Advanced FP for the Enterprise Bee: Traverse

Garth Gilmour
Jan 8 · 6 min read
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Honey Bees in Hive

Introduction

This article is the first in a series, where we introduce advanced FP concepts via Kotlin. The intended audience is Enterprise Developers like myself, the Worker Bees of our industry.

Setting the Stage

What do marathon running, music, martial arts and programming all have in common? They all have ‘exit points’ where large numbers of participants drop out. Typically exit points occur when a meaningful goal has been met, but the distance to the next is intimidating.

  1. The standard FP Toolkit (flatMap, reduce, partition etc…)
  2. Custom higher order functions, currying and partial invocation
  3. Functional types and composition (Option, Either, Validated etc…)
  4. Here be Dragons…

Introducing Traverse

Let’s say you have a colleague, who has recently been on a Kotlin course with an [ahem] highly skilled and friendly instructor. As part of this they were exposed to the Arrow framework and its functional data types. One day you come across this in the codebase:

[Right(test1.txt), Right(test2.txt), Right(test3.txt)]
[Right(test1.txt), Left(No JVM property: false), Right(test3.txt)]
  • A Left containing an error message

Traverse in Action

Here’s an implementation that does what we want:

Results are:
test1.txt
test2.txt
test3.txt
No JVM property: false
No JVM property: false
No JVM property: false

Investigating Our Success

Huzzah! So the purpose of traverse is to invert the types we are working with.

  • We need to apply an action to each value
  • The action returns a Foo container
  • We want a Foo<List>, not a List<Foo>
  • The calls to fix are necessary to perform type conversions. Behind the scenes Arrow is emulating something called Higher Kinded Types.

Traverse and Files

Let’s say our functional friend is also in charge of the code to retrieve values from a properties file:

Results are:
test1.txt
test2.txt
test3.txt
No property called false
No property called false
No property called false
No file called false.properties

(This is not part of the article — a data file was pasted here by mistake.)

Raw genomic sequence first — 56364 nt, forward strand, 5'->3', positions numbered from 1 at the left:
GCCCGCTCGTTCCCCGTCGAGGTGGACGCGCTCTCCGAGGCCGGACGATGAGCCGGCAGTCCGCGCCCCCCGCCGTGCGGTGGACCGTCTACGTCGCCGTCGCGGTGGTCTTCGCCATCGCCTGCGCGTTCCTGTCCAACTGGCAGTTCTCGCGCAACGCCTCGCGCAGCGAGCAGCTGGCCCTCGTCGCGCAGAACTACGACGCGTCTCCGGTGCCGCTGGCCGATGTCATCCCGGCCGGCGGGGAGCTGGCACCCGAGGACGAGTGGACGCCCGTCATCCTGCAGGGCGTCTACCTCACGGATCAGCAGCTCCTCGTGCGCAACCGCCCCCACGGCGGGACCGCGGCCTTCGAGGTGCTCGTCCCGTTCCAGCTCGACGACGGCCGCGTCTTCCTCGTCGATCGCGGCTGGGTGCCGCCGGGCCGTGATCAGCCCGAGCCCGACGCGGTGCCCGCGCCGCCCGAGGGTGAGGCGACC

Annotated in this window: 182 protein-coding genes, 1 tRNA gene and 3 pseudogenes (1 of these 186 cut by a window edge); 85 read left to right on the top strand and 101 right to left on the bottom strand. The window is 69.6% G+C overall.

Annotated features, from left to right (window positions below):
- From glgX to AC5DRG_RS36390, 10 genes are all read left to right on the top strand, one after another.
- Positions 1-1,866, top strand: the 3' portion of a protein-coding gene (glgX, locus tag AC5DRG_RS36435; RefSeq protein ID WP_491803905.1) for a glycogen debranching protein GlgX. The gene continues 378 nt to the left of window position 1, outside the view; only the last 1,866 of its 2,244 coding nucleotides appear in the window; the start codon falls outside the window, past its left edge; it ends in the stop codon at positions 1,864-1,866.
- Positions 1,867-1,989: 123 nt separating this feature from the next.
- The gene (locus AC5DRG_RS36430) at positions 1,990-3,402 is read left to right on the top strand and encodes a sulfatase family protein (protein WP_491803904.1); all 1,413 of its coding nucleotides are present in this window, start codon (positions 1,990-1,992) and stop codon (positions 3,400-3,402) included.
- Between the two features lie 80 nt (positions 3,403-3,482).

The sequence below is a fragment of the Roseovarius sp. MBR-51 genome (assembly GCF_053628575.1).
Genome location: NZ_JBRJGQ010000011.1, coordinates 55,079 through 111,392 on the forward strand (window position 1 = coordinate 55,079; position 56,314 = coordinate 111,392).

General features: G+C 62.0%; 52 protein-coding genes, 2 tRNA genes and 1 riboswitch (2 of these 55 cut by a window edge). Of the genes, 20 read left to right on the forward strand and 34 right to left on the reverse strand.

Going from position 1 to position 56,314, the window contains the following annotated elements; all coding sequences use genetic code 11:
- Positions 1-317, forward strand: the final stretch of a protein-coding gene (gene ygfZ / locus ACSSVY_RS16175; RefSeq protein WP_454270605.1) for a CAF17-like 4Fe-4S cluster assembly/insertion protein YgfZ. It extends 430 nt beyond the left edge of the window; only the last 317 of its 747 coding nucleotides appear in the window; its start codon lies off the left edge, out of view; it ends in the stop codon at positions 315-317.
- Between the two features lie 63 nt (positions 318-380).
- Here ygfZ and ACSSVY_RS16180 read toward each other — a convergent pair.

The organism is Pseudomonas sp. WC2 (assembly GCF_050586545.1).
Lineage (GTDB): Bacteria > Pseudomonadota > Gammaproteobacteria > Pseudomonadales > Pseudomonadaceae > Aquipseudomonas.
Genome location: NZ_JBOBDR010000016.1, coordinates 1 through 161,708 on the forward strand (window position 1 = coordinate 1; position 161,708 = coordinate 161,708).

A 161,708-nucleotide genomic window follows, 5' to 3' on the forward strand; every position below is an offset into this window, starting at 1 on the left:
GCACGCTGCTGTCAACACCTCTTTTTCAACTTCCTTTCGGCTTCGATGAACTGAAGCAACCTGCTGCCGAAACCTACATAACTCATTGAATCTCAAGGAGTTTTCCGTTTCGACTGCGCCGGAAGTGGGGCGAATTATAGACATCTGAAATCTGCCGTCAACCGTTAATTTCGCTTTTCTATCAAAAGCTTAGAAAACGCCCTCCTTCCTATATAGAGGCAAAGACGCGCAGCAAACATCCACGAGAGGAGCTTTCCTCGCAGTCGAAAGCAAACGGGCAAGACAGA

Enter the Monad

Because Either is a Monad we can compose calls together in a very neat way.

  1. The value of each of these properties will itself be a key used in a properties file
  2. The values held in the properties file are names of text files containing data
  3. We want to read and output all the data
cagney.lacy=test1.txt
starsky.hutch=test2.txt
hart.hart=test3.txt

Switching to Validated

In all our code so far we have been using the Either type to represent a result or an error message. This is perfectly legitimate, but the Validated type is intended for precisely this purpose. So we could rewrite our existing code to use it instead.

Conclusions

Hopefully this article has added traverse to your FP arsenal, and wetted your appetite to know how else FP can simplify your code. That’s what I intend to cover. But before that we need to consolidate what has been achieved so far.

Google Developers Experts

Experts on various Google products talking tech.

Garth Gilmour

Written by

Helping developers develop software better. Coding for 30 years, teaching for 20. Google Developer Expert. Trainer at Instil. Also martial arts and philosophy.

Google Developers Experts

Experts on various Google products talking tech.

Garth Gilmour

Written by

Helping developers develop software better. Coding for 30 years, teaching for 20. Google Developer Expert. Trainer at Instil. Also martial arts and philosophy.

Google Developers Experts

Experts on various Google products talking tech.

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